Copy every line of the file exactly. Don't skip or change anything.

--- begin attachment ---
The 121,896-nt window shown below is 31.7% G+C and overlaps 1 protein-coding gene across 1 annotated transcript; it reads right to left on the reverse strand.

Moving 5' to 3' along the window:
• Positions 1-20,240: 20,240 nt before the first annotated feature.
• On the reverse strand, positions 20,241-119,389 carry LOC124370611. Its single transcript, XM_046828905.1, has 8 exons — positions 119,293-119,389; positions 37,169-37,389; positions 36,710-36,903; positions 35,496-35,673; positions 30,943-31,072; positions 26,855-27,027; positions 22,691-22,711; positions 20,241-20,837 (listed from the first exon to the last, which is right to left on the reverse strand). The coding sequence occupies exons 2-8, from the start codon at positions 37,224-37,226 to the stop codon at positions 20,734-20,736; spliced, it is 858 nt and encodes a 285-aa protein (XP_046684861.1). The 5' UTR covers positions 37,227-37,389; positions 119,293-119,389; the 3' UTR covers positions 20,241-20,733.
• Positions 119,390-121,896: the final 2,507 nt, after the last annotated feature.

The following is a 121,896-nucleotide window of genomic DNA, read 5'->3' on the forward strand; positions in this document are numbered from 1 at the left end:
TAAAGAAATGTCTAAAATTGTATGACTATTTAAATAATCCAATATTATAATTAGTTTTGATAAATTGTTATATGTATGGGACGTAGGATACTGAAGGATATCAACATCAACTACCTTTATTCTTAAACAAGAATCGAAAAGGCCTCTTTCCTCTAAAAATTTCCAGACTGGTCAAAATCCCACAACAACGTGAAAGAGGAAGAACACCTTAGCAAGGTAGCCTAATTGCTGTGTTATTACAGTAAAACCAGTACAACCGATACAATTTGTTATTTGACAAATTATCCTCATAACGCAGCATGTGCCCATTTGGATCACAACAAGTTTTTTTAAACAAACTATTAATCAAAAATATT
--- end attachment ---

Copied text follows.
The 121,896-nt window shown below is 31.7% G+C and overlaps 1 protein-coding gene across 1 annotated transcript; it reads right to left on the reverse strand.

Moving 5' to 3' along the window:
• Positions 1-20,240: 20,240 nt before the first annotated feature.
• On the reverse strand, positions 20,241-119,389 carry LOC124370611. Its single transcript, XM_046828905.1, has 8 exons — positions 119,293-119,389; positions 37,169-37,389; positions 36,710-36,903; positions 35,496-35,673; positions 30,943-31,072; positions 26,855-27,027; positions 22,691-22,711; positions 20,241-20,837 (listed from the first exon to the last, which is right to left on the reverse strand). The coding sequence occupies exons 2-8, from the start codon at positions 37,224-37,226 to the stop codon at positions 20,734-20,736; spliced, it is 858 nt and encodes a 285-aa protein (XP_046684861.1). The 5' UTR covers positions 37,227-37,389; positions 119,293-119,389; the 3' UTR covers positions 20,241-20,733.
• Positions 119,390-121,896: the final 2,507 nt, after the last annotated feature.

The following is a 121,896-nucleotide window of genomic DNA, read 5'->3' on the forward strand; positions in this document are numbered from 1 at the left end:
TAAAGAAATGTCTAAAATTGTATGACTATTTAAATAATCCAATATTATAATTAGTTTTGATAAATTGTTATATGTATGGGACGTAGGATACTGAAGGATATCAACATCAACTACCTTTATTCTTAAACAAGAATCGAAAAGGCCTCTTTCCTCTAAAAATTTCCAGACTGGTCAAAATCCCACAACAACGTGAAAGAGGAAGAACACCTTAGCAAGGTAGCCTAATTGCTGTGTTATTACAGTAAAACCAGTACAACCGATACAATTTGTTATTTGACAAATTATCCTCATAACGCAGCATGTGCCCATTTGGATCACAACAAGTTTTTTTAAACAAACTATTAATCAAAAATATT